5. We're handing you the keys to what?

A spaceship. With light speed, please. Or Wonder Woman's invisible plane. Either one works.

6. What was the last meal you cooked that made even you sick?

A chicken rice soup where the rice blew up and looked like tiny maggots.

7. Fill in the blank: Oh my gosh! Becky, look at her butt! It is so big. She looks like ____?

A spaceship. With light speed.

8. What was your first car?

A 1989 Dodge Horizon.

9. Your best friend falls and gets hurt. Do you ask if he/she's okay or laugh first?

Ask if she's okay. Unless of course her falling involves a wet butt or poo.

10. What's the worst song ever?
Ice, ice, baby.

Nov 30, 2012

Friday funnies - Nov. 30

In honor of the last day of NaNoWriMo, here's NaNoMusical:

And this Australian train safety video "Dumb Ways to Die" has been making the rounds lately. The first time I watched it, I thought of suicidal jelly beans...

Have a great weekend!

Nov 25, 2012

A pre-Christmas query

Do you still send Christmas/holiday cards?
When my husband and I were married twenty years ago, each Christmas we were inundated with cards - photo cards, traditional cards, cards with Christmas newsletters, cards designed on the computer.

I have a card wreath I hang them all on and each year, that wreath has gotten a little thinner. It's clear the idea of sending Christmas greetings through the mail is fading.

Which makes me a little sad. I LOVE getting those cards and updates on friends who live around the world. I put those photos on my refrigerator and think about them often...sometimes pray for them while I'm making lunch for my kids before school each morning.

But I understand the trend. Twenty years ago, there was no Facebook, no Twitter, no form of social media. The Internet was just a rumor. We didn't even have cell phones. (Horrors!) So sending a yearly card was an important way we all kept in touch.

Now we do that almost every day. We see photos of each other's kids as the event happens, whether it be a birth or a graduation or a wedding. It's really cool...

...and not surprising that the cost of this connectedness means fewer of us send Christmas cards. For the past few years, I've sent a photo card of the kids with a link to our annual newsletter. I stopped sending the actual newsletter (along with an actual card) a while ago.

This year, I'm just posting a note on our family blog. No specialized card or postage. No paper going out. Just an image and an email with the link to my family and friends.

And I'm curious - what do YOU send out for Christmas? *looks right* Take a peek at my Christmas card poll and click on it, pretty please!! I'll post the results next week to see if my hunch is right and we're all going the way of the Grinch when it comes to holiday cards.

Have a great week!

Nov 18, 2012

The winter people

We moved to Alaska eight winters ago, partly in search of a place where snow wouldn't melt irritatingly frequently, and partly to get away from the crowds in the Lower 48.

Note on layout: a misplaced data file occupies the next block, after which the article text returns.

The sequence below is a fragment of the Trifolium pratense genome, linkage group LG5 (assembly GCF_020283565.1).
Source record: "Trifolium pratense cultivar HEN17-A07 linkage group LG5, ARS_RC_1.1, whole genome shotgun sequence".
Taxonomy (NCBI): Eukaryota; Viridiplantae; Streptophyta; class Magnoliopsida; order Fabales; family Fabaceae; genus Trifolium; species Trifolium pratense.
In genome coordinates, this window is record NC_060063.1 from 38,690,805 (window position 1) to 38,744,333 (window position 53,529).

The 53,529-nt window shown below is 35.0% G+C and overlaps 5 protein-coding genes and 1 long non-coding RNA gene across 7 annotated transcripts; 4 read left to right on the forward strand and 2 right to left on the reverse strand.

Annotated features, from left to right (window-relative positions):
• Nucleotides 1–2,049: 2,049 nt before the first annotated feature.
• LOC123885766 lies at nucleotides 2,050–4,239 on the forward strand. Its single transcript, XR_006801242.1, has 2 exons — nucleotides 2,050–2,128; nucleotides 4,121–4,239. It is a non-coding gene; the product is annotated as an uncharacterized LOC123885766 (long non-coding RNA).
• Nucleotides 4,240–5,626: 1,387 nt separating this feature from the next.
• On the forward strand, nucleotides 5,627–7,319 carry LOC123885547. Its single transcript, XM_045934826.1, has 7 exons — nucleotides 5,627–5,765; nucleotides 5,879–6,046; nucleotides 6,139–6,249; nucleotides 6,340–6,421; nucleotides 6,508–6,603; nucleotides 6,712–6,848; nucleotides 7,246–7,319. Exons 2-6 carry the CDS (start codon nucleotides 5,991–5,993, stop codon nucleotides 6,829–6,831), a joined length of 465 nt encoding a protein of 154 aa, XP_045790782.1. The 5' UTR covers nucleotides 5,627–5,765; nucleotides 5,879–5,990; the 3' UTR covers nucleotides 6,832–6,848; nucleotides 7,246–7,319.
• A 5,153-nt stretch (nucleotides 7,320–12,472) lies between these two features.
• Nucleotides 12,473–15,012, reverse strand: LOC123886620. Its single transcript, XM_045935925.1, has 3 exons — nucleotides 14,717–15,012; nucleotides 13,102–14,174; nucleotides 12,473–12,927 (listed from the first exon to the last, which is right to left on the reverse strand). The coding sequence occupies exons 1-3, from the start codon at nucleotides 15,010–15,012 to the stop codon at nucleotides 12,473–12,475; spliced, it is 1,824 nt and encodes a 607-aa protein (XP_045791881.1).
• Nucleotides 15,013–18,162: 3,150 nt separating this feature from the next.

At Reflection Lake

It didn't take long to discover that most of us up here thought the same thing. We LOVE winter. We're not too fond of...well, lots of people. Or most people. Some of us don't like people at all, which is fine. There's lots of room to be by yourself.

There's lots of room to BE yourself. One example is the guy who stands at the main intersection of my town, holding a hand written sign that reads: LAROUCHE SAYS: IMPEACH OBAMA. Obama's face has a Hitler moustache on it. On the guy's camper is written: don't feed the old hippies! (No idea what that means.)

During hunting season, it's not uncommon to pass a pick up truck pulling a trailer of snow machines with gun racks and a blood-stained game bag containing a dismembered moose. When it's mushing season, you can park next to a dog wagon full of racing dogs at Walmart. In the summer, people stop to buy fish eggs wearing waders, boots and camoflage because it's too much work to take it all off on the way to the river to fish.

It's not propaganda to say that Alaska is a home for rugged individualists. It's also a breeding ground for conflicted idealism, a lot of hype, a few crazies and a little hypocrisy. But as far as the land is the home for winter people. And it is so beautiful, you'll have trouble believing it's real.

I just finished my MS, RUNNING WITH WOLVES. It is set in Alaska, which is also a huge character in the novel. The more time I spent writing it and considering what and who to include in the plot, the more I fell in love with my adopted home state. It is an unusual, spectacular, frustrating place to live and I wouldn't have it any other way.

I live here because I choose to. And this Thanksgiving week, one of the many blessings I'm thankful for is being an Alaskan.

How about you? Did you choose where you live, or did you fall into it? And how does that impact your sense of place in your writing?

In Juneau on the Inside Passage

Happy Thanksgiving, everyone!

Nov 15, 2012

Friday funnies - Nov. 16

At first I was like...huh? Then I realized who Jules was and laughed out loud.  The way Poe squints all suspiciously in the last frame is awesome.